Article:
Example 10Creates the scene as well asIn the way of pThe difference is how the recall reduces the value for each key.

  1. The key value sign sequence (pair) is divided into = in order to obtain separate consequences for the key and the value.
  2. The value is decoded with decoduric component.
  3. The accumulator (next) is checked to determine whether there is an earlier value for the key.
  4. If there is an earlier value (previous value! == undefined), it is checked whether it is an array.
  5. If the previous value is an array, the decoded value is attached to it. (Nextvalue = [... previous value, decodedvalue];) If the previous value is not an array, a new array is created that contains the previous and decoded values. (NextValue = [previous value, decodedvalue];););
  6. If there is no previous value, the next value will be set to the decoded value (NextValue = Decodedvalue;)

The resulting Params object contains string values for Key1 and Key2 and an array that contains the three strings for key3 in the order in which they were displayed in the scene.

How we did itexample 1We can clarify the process by examining the condition of each iteration:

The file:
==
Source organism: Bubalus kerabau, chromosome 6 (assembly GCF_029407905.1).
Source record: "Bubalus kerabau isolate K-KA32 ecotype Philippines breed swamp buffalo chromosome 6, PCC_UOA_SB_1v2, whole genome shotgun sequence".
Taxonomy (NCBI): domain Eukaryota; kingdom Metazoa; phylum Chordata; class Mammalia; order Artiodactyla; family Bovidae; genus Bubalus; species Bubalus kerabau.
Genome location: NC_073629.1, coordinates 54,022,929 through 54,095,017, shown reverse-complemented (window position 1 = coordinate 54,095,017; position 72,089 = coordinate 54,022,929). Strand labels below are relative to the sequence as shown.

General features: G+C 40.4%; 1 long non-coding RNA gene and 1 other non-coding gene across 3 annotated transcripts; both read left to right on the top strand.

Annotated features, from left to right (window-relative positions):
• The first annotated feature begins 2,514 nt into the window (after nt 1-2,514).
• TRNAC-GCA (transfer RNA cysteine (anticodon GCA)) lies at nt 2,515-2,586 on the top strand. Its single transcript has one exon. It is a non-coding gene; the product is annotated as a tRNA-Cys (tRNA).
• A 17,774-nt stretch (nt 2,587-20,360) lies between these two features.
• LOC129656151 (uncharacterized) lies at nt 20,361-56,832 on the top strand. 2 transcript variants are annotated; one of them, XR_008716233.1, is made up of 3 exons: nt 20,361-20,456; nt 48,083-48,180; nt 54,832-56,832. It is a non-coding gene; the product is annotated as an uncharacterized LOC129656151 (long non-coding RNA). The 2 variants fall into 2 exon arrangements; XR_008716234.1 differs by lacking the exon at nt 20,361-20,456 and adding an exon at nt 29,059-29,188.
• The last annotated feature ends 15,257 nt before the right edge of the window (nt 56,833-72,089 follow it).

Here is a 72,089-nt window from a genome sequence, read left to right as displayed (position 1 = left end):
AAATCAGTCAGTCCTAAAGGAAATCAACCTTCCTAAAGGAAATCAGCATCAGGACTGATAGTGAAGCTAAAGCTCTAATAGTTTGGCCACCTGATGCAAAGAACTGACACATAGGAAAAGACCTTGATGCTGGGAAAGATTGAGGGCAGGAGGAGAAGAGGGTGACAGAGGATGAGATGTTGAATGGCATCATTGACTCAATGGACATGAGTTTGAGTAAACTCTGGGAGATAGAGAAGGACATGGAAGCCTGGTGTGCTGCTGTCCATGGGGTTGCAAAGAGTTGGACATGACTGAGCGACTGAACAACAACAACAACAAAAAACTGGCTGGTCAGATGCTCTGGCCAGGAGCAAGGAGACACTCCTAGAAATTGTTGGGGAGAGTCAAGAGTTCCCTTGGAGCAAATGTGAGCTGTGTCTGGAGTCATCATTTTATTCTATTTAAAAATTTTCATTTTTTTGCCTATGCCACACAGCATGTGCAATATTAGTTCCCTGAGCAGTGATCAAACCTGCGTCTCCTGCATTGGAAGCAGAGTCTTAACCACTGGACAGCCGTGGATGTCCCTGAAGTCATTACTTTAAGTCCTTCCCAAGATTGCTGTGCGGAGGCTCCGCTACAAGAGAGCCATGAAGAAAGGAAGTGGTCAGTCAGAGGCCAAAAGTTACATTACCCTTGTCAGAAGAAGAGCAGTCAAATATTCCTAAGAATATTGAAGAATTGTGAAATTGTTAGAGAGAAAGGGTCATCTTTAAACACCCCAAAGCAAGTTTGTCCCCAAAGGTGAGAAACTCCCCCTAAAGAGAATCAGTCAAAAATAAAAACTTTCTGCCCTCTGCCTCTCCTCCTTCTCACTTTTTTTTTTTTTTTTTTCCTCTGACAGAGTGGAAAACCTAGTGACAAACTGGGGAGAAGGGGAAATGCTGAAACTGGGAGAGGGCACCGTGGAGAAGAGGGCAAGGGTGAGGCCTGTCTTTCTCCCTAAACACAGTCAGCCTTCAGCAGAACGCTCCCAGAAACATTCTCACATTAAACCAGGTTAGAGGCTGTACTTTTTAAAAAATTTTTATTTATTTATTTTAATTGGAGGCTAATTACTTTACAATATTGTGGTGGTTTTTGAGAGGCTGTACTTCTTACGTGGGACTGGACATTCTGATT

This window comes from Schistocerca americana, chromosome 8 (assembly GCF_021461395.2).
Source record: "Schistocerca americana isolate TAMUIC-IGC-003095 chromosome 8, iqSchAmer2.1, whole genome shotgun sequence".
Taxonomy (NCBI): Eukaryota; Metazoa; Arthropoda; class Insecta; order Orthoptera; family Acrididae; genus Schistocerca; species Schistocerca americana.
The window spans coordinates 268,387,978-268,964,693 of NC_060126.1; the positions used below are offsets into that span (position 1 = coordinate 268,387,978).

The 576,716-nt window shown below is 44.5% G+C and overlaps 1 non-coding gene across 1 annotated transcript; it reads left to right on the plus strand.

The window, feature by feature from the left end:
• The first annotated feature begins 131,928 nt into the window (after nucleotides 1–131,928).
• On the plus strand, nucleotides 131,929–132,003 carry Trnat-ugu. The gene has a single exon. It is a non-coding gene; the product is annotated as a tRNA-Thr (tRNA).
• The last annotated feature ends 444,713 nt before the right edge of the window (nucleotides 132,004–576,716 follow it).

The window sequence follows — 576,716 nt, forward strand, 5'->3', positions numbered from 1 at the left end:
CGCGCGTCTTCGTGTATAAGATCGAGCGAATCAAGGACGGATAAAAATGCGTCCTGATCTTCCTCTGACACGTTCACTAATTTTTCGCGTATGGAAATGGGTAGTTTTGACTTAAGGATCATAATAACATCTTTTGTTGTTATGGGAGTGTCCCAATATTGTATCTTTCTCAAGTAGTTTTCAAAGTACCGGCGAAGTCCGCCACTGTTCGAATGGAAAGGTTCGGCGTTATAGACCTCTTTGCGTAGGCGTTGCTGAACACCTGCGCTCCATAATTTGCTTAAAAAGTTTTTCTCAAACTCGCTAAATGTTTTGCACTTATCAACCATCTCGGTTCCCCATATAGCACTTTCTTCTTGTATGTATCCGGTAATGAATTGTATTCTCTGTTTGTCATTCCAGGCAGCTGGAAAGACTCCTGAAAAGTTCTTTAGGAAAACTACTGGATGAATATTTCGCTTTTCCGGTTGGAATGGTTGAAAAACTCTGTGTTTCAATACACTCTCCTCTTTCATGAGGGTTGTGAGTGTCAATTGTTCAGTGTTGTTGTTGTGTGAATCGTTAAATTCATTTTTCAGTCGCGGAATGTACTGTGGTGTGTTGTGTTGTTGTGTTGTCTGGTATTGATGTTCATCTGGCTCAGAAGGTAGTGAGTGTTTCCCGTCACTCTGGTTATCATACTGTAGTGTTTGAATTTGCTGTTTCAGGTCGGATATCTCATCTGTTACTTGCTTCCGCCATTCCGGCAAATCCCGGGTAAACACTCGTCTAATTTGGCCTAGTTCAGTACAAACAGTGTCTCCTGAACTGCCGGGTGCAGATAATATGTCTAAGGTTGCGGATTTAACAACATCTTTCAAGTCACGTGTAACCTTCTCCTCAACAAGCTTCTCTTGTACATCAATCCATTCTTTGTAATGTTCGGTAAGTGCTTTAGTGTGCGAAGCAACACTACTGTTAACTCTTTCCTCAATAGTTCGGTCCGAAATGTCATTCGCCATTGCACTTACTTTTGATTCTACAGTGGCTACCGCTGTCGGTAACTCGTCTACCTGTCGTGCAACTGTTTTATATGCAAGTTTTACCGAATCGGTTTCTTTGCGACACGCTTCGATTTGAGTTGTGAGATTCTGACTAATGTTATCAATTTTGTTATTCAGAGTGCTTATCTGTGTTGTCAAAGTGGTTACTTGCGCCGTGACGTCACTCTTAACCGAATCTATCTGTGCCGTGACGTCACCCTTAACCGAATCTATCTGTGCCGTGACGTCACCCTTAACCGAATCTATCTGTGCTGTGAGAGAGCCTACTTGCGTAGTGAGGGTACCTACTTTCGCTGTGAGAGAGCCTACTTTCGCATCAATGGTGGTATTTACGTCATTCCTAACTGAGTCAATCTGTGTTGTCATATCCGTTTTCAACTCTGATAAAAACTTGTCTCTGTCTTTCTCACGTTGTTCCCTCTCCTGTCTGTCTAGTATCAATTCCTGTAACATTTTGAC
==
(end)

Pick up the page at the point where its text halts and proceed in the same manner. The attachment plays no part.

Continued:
1. Accumulator (next):{} (the initial value);Value (couple):'Key1 = value%201;Returns:{key1: 'value 1'};
  2. Accumulator:{key1: 'value 1'};Wert:'Key2 = value%202;Returns:{key1: 'value 1', key2: 'value 2'};
  3. Accumulator:{key1: 'value 1', key2: 'value 2'};Wert:'Key3 = value%203.1;Returns:{Key1: 'value 1', key2: 'value 2', key3: 'value 3.1'};
  4. Accumulator:{Key1: 'value 1', key2: 'value 2', key3: 'value 3.1'};Wert:'Key3 = value%203.2;Returns:{Key1: 'value 1', key2: 'value 2', key3: ['value 3.1', 'value 3.2']};
  5. Accumulator:{Key1: 'value 1', key2: 'value 2', key3: ['value 3.1', 'value 3.2']};Wert:'Key3 = value%203.3;Returns:{Key1: 'value 1', key2: 'value 2', key3: ['value 3.1', 'value 3.2', 'value 3.3']};


Array.Reduce is a kind of Swiss army knife with which you can solve a variety of problems. I encourage you to explore and try to use it in situations that you may not have taken into account.

(Video) Learn JavaScript Array Reduce In 10 Minutes